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Should I even build a PC now since Next-Gen consoles are on the way

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  • Homebuilt
  • Gaming
  • Next Generation
  • Build
  • Systems
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February 13, 2013 3:06:02 PM

Hello, well I was gonna build a gaming PC soon however since next gen consoles around the corner (Sony makes announcement on the 20th February) should I even build one? I have never built a Gaming PC before and have been playing on consoles since the PS one and I don't think that the GTX 670 that was gonna go in my build won't run the next gen games, I was wondering what you think, Should I build one now or just buy a next gen console when it comes out?

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a b B Homebuilt system
a b 4 Gaming
February 13, 2013 3:11:41 PM

A 670 will run games fine for a few years. Look at it this way: Current consoles are running at 720p (or less), 30 fps, low detail, and aa low/off. The have a long way to go to catch up to a 670, which can do 2560x1600, high detail, aa high, and more than 30 fps. If you really prefer console gaming, which most people here don't, then wait. If not go ahead and build a computer with a 670, which will be more powerful than the next gen consoles anyway.
a b B Homebuilt system
a b 4 Gaming
February 13, 2013 3:21:02 PM

Yeah a GTX 670 will wipe the floor with new gen consoles.
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February 13, 2013 3:30:57 PM

also remember that the first versions of the next gen consoles wont take long to screw something up. so build a pc now, buy a console later if required.
February 14, 2013 2:12:06 PM

Thanks all, I am now thoroughly convinced that building a computer now would be fine, also what do you think of my build would it run most games on ultra?

Case: Cooler Master HAF 912 Plus Black Midi Tower Gaming Case

Motherboard: Asus P8Z77-V LX Motherboard (Socket 1155, 32GB DDR3 Support, ATX, Intel Z77 Express, USB 3.0, CrossFireX Support, Dual Intelligent Processors 3)

CPU: Intel 3rd Generation Core i5-3570K CPU (4 x 3.40GHz, Ivy Bridge, Socket 1155, 6Mb L3 Cache, Intel Turbo Boost Technology 2.0)

CPU Cooler: Cooler Master Hyper 212 EVO CPU Cooler for All Intel/AMD CPU's

GPU: ASUS GeForce GTX 670 DirectCU II OC 2GB GDDR5

HDD: Seagate Barracuda© SATA 6Gb/s 1TB Hard Drive ST31000524AS

RAM: Kingston 8GB 1600MHz DDR3 XMP HyperX Predator Memory

PSU: XFX P1-650S-UKB9 Pro Series Core Edition 650W Power Supply (PSU)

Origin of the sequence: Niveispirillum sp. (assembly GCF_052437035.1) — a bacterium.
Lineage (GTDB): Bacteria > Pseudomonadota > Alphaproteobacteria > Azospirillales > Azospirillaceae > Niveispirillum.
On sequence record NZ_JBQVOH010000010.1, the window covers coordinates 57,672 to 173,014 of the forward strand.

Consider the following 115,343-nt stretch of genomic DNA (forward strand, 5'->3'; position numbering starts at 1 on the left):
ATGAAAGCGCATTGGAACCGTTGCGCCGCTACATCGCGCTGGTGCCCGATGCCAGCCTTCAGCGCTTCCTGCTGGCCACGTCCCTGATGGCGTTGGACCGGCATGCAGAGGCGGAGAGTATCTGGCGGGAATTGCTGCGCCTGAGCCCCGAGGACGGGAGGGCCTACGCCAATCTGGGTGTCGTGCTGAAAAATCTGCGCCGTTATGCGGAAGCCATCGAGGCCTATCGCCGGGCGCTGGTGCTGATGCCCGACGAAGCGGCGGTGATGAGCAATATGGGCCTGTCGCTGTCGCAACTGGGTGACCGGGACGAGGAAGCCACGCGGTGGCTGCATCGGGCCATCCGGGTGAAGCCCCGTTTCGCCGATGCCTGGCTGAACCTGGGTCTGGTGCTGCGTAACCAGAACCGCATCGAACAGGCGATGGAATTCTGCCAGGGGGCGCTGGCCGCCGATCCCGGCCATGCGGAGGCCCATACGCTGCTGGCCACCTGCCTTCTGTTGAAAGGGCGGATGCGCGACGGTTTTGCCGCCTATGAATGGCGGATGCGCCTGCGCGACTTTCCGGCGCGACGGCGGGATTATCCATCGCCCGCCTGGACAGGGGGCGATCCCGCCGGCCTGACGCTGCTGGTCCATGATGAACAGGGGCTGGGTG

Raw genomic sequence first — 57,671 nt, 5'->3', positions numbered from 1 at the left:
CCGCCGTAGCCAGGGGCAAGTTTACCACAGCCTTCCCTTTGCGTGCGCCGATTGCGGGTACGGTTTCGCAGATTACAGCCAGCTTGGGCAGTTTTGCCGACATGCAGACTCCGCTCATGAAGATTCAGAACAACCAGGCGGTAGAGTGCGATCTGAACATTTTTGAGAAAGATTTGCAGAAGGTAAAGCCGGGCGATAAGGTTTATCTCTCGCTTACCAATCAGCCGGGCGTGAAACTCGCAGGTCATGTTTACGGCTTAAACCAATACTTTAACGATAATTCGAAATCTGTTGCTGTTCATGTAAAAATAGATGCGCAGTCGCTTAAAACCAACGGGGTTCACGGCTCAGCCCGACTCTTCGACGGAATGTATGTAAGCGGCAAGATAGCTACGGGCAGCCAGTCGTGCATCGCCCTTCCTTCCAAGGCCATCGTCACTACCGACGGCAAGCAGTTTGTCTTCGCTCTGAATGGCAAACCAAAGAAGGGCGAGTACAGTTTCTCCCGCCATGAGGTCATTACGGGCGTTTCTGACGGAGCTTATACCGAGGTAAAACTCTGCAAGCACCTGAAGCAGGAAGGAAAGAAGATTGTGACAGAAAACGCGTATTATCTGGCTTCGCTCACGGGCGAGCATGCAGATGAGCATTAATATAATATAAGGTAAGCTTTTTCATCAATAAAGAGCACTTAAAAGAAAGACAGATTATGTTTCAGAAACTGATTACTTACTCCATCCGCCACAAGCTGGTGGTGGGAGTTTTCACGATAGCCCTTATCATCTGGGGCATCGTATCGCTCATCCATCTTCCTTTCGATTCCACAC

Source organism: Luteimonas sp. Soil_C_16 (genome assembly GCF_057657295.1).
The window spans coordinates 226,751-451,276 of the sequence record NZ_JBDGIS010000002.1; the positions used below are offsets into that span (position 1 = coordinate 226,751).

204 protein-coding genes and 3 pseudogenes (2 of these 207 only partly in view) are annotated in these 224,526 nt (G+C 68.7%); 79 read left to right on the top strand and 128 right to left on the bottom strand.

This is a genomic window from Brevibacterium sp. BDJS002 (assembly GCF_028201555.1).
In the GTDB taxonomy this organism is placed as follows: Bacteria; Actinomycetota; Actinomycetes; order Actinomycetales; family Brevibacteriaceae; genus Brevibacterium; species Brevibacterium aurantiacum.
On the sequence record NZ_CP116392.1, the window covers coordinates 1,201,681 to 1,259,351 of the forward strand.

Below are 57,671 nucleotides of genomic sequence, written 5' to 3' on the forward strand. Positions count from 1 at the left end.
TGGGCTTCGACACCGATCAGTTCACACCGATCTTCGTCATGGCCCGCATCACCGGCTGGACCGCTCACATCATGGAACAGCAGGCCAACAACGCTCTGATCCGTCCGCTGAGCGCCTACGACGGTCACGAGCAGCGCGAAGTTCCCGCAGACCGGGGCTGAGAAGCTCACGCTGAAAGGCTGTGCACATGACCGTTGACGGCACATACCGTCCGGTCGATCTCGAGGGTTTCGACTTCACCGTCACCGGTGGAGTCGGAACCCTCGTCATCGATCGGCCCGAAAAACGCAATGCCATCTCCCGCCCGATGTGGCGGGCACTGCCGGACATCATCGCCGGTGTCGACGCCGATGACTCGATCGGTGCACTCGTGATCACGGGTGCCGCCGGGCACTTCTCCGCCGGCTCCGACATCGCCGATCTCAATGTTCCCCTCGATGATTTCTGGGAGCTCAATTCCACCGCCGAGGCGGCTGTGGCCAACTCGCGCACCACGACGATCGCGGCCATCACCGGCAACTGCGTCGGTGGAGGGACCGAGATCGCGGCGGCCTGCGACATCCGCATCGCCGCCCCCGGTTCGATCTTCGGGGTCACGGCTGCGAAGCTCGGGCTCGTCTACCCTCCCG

DVD Writer: Liteon Ihas120 20x Dvd±rw (dual ±r)/ram Sata Drive

Monitor: 21.5" AOC E2250SWDAK LED Monitor, Full HD, DVI/VGA, 1920x1080, 5ms, 250cd/m², 20M:1, Speakers

OS: MICROSOFT Windows Home Premium 7 SP1 64-bit EN 1pk - OEM [GFC-02050]

Mouse and Keyboard: GIGABYTE KM6150 Wired Black USB Keyboard & Mouse Bundle

SSD: Sandisk 64GB Pulse SSD
a b B Homebuilt system
a b 4 Gaming
February 14, 2013 2:17:26 PM

Make sure the RAM is 1.5V, some Kingston stuff is 1.65V. I would get a little nicer monitor, but that one will be fine. I would also suggest a 120/128GB ssd since the 64 will fill up really quick. Everything else looks good though.
February 14, 2013 2:26:08 PM

I only want to use an SSD for the OS and didn't go for a bigger one because I'm already streching my budget a bit far (£1000 but right now I'm at £1033 and don't want to go any further) I'm still learning about all the intricacies of PC gaming therefore I don't know what is difference between 1.5v and 1.65v could someone please explain :D  ?
February 14, 2013 2:36:13 PM

Ivy bridge cpu's, like your 3570-k are designed for 1.5v ram, running voltages higher than that voids intels warranty. Most qualified ram kits will have different preset speed settings and default to 1.5 anyways if you use them on an ivy system, but you are better off just getting 1.5v to be safe (and to get the advertised speed oob).

As for the SSD, if you are only ever going to put your os on it that's ok, but usually you will want your most frequently used programs there too eventually, and if you are going to do that, just wait, get only a hdd now and add at least a 128gb ssd later.
!